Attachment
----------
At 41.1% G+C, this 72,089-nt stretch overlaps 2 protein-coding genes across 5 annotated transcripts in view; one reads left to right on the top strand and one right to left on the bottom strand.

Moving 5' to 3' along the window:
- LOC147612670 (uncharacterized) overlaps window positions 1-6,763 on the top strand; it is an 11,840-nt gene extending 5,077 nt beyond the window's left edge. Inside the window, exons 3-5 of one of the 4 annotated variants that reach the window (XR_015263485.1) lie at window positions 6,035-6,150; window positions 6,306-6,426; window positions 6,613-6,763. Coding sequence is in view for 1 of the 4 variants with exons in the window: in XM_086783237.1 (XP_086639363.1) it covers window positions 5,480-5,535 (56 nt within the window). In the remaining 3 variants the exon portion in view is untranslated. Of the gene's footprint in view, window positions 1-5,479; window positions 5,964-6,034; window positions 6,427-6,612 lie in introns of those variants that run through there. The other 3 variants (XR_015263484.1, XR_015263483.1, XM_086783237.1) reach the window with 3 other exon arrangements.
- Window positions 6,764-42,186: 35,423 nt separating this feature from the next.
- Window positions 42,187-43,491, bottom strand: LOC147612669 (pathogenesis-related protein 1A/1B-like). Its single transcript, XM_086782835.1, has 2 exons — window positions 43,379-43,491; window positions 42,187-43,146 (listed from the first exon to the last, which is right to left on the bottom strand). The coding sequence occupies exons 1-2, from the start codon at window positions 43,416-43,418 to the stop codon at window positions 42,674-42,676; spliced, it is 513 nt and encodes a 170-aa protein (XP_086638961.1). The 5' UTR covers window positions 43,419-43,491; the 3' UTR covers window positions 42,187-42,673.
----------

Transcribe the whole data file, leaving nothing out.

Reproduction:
At 41.1% G+C, this 72,089-nt stretch overlaps 2 protein-coding genes across 5 annotated transcripts in view; one reads left to right on the top strand and one right to left on the bottom strand.

Moving 5' to 3' along the window:
- LOC147612670 (uncharacterized) overlaps window positions 1-6,763 on the top strand; it is an 11,840-nt gene extending 5,077 nt beyond the window's left edge. Inside the window, exons 3-5 of one of the 4 annotated variants that reach the window (XR_015263485.1) lie at window positions 6,035-6,150; window positions 6,306-6,426; window positions 6,613-6,763. Coding sequence is in view for 1 of the 4 variants with exons in the window: in XM_086783237.1 (XP_086639363.1) it covers window positions 5,480-5,535 (56 nt within the window). In the remaining 3 variants the exon portion in view is untranslated. Of the gene's footprint in view, window positions 1-5,479; window positions 5,964-6,034; window positions 6,427-6,612 lie in introns of those variants that run through there. The other 3 variants (XR_015263484.1, XR_015263483.1, XM_086783237.1) reach the window with 3 other exon arrangements.
- Window positions 6,764-42,186: 35,423 nt separating this feature from the next.
- Window positions 42,187-43,491, bottom strand: LOC147612669 (pathogenesis-related protein 1A/1B-like). Its single transcript, XM_086782835.1, has 2 exons — window positions 43,379-43,491; window positions 42,187-43,146 (listed from the first exon to the last, which is right to left on the bottom strand). The coding sequence occupies exons 1-2, from the start codon at window positions 43,416-43,418 to the stop codon at window positions 42,674-42,676; spliced, it is 513 nt and encodes a 170-aa protein (XP_086638961.1). The 5' UTR covers window positions 43,419-43,491; the 3' UTR covers window positions 42,187-42,673.